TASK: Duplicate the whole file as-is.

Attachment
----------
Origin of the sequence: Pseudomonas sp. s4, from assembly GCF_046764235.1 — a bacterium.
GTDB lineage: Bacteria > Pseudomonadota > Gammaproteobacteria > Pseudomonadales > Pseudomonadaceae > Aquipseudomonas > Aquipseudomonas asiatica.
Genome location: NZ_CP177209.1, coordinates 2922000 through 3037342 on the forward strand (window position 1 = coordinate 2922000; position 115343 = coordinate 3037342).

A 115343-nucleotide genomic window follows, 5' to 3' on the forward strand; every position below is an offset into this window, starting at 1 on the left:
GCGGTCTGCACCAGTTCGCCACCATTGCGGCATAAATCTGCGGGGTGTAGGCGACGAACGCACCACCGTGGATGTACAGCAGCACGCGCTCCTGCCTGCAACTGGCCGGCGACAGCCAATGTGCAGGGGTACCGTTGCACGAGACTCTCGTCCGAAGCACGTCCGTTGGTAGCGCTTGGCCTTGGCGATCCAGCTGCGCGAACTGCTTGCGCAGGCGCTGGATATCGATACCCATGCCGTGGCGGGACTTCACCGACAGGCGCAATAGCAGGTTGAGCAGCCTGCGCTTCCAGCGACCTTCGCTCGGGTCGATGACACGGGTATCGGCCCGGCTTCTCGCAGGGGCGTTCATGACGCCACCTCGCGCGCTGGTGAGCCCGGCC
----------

Origin of the sequence: Pseudomonas sp. s4, from assembly GCF_046764235.1 — a bacterium.
GTDB lineage: Bacteria > Pseudomonadota > Gammaproteobacteria > Pseudomonadales > Pseudomonadaceae > Aquipseudomonas > Aquipseudomonas asiatica.
Genome location: NZ_CP177209.1, coordinates 2922000 through 3037342 on the forward strand (window position 1 = coordinate 2922000; position 115343 = coordinate 3037342).

A 115343-nucleotide genomic window follows, 5' to 3' on the forward strand; every position below is an offset into this window, starting at 1 on the left:
GCGGTCTGCACCAGTTCGCCACCATTGCGGCATAAATCTGCGGGGTGTAGGCGACGAACGCACCACCGTGGATGTACAGCAGCACGCGCTCCTGCCTGCAACTGGCCGGCGACAGCCAATGTGCAGGGGTACCGTTGCACGAGACTCTCGTCCGAAGCACGTCCGTTGGTAGCGCTTGGCCTTGGCGATCCAGCTGCGCGAACTGCTTGCGCAGGCGCTGGATATCGATACCCATGCCGTGGCGGGACTTCACCGACAGGCGCAATAGCAGGTTGAGCAGCCTGCGCTTCCAGCGACCTTCGCTCGGGTCGATGACACGGGTATCGGCCCGGCTTCTCGCAGGGGCGTTCATGACGCCACCTCGCGCGCTGGTGAGCCCGGCC